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Mitt Romney and Newt Gingrich, the two current frontrunners for the 2012 Republican candidacy, can’t seem to wrap their heads around climate science, or whether or not they should push it in their campaigns. It’s true that many U.S. citizens do not claim to “believe” in global warming, but when does it become unacceptable to be dishonest in order to win votes? Obviously U.S. politics are not where we should look for the right answer to this question.

Whether or not people want to “believe” in global warming, it is real. It is a fact. Even though scientists agree that more information is needed to predict future outcomes and specifics about exact weather changes, experts are in agreement that the earth is heating and changing, and that humans are the major cause of that change.

If either Romney or Gingrich somehow wins the presidency in 2012, we are in big trouble. According to Gingrich’s website, he “does not believe there is a settled scientific conclusion about whether industrial development has dramatically contributed to a warming of the atmosphere.” He does not believe we should even begin to cap carbon emissions, even though human CO2 emissions are a major cause of the temperature shift.

Mitt Romney has been flip-flopping on the issue of climate change, but most recently claimed that “we don’t know what’s causing climate change.” Romney has no desire to limit carbon emissions in the United States. A statement on his website reads: “The United States is blessed with a cornucopia of carbon-based energy resources. Developing them has been a pathway to prosperity for the nation in the past and offers similar promise for the future.”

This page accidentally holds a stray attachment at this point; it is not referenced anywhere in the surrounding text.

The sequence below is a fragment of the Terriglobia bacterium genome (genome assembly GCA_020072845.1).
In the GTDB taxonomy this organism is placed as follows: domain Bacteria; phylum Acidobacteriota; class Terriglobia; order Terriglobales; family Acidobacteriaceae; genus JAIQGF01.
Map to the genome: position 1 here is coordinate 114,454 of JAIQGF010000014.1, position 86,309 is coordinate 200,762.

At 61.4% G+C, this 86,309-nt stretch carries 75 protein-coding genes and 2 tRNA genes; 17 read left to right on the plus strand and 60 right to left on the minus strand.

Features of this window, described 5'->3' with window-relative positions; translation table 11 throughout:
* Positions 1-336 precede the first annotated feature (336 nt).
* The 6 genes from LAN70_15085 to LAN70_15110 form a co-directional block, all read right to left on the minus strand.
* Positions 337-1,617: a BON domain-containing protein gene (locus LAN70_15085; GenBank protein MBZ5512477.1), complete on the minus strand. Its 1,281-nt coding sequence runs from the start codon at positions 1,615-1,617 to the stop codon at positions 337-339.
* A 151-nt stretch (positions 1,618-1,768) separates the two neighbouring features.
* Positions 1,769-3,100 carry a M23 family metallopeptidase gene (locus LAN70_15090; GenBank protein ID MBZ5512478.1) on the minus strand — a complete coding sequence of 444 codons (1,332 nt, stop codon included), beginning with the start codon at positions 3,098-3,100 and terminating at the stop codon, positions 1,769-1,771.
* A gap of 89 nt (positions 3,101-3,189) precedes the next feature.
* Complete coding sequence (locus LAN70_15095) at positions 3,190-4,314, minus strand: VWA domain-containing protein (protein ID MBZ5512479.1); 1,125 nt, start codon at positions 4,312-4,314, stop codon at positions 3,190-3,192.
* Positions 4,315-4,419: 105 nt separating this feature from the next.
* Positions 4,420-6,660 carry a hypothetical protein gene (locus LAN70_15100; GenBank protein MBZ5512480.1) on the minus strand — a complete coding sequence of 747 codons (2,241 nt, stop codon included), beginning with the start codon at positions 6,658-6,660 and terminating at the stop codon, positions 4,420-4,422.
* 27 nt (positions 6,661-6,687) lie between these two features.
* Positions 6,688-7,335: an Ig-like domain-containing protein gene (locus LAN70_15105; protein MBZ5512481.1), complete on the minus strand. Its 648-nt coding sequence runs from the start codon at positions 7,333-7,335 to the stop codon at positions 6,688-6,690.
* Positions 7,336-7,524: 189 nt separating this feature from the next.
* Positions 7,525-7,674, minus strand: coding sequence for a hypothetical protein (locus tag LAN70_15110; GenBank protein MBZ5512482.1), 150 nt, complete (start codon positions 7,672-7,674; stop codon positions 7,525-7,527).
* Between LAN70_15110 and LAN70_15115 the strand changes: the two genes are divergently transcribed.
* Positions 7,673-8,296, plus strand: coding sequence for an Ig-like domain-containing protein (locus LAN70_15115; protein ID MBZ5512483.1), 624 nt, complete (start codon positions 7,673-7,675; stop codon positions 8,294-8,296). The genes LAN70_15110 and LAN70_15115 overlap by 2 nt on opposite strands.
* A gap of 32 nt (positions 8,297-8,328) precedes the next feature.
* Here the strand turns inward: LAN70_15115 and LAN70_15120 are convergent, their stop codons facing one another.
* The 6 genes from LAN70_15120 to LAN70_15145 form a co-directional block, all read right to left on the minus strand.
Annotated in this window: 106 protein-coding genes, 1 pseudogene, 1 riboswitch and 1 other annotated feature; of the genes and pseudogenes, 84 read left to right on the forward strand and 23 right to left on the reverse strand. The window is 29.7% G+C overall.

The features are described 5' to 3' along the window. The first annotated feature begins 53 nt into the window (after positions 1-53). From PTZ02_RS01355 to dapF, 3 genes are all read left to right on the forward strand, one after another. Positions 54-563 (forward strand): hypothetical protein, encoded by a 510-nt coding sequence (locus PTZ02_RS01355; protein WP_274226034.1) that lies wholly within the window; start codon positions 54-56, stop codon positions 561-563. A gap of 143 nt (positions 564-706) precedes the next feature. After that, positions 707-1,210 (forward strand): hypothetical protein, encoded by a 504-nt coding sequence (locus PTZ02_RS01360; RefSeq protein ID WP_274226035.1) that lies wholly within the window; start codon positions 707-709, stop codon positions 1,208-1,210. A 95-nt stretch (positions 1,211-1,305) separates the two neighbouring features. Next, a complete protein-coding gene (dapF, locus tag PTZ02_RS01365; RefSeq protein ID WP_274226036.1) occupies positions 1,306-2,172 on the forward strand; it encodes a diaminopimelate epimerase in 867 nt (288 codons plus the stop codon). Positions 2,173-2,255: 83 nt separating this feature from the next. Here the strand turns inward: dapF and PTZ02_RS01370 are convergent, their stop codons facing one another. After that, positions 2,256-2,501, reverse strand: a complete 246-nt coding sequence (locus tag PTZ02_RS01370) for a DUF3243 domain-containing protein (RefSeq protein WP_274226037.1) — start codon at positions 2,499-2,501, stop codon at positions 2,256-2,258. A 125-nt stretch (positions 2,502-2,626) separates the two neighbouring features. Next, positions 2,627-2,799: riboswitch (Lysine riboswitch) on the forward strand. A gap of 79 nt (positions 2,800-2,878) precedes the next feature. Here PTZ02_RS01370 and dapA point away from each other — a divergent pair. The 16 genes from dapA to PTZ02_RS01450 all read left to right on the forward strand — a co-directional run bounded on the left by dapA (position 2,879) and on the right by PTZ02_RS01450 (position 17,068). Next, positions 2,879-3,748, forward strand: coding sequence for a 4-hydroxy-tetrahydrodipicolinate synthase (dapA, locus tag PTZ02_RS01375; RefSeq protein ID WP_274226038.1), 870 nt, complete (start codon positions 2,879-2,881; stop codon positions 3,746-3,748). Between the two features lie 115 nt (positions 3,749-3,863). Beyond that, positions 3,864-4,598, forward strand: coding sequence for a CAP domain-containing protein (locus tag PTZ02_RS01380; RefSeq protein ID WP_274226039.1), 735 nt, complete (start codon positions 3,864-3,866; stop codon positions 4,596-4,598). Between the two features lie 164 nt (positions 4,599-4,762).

Who knows if these two actually believe what they’re saying, or if they’re just trying to appeal to their desired audience? I suppose it makes sense if votes are their main concern: around half of Americans do not support evidence of global warming.

And here is why: the GOP’s directed audience includes many religious fanatics that do not think their God would let the world be destroyed, and such a fate is many times too heavy to wrap their heads around. “What kind of life would it be if we were living in fear all the time?” they may say. “I deserve to be happy and comfortable with all this money I’m earning!”

Gingrich and Romney both claim that taxing carbon emissions and “cap and trade” programs will cut too many jobs and perhaps undermine the U.S. as the top energy-producing giant. I’m sure many Americans blindly follow and praise this type of thinking, so this becomes another reason people do not acknowledge scientific evidence for climate change.

Thankfully many businesses are beginning to acknowledge that they could operate more efficiently and eco-friendly, and the EPA and other environmental organizations are making significant changes. I would recommend, however, that we elect someone in 2012 who supports science, and understands the definitions of “evidence” and “fact.”

If you still find this post and global warming incredibly depressing, here are some cartoons:

 

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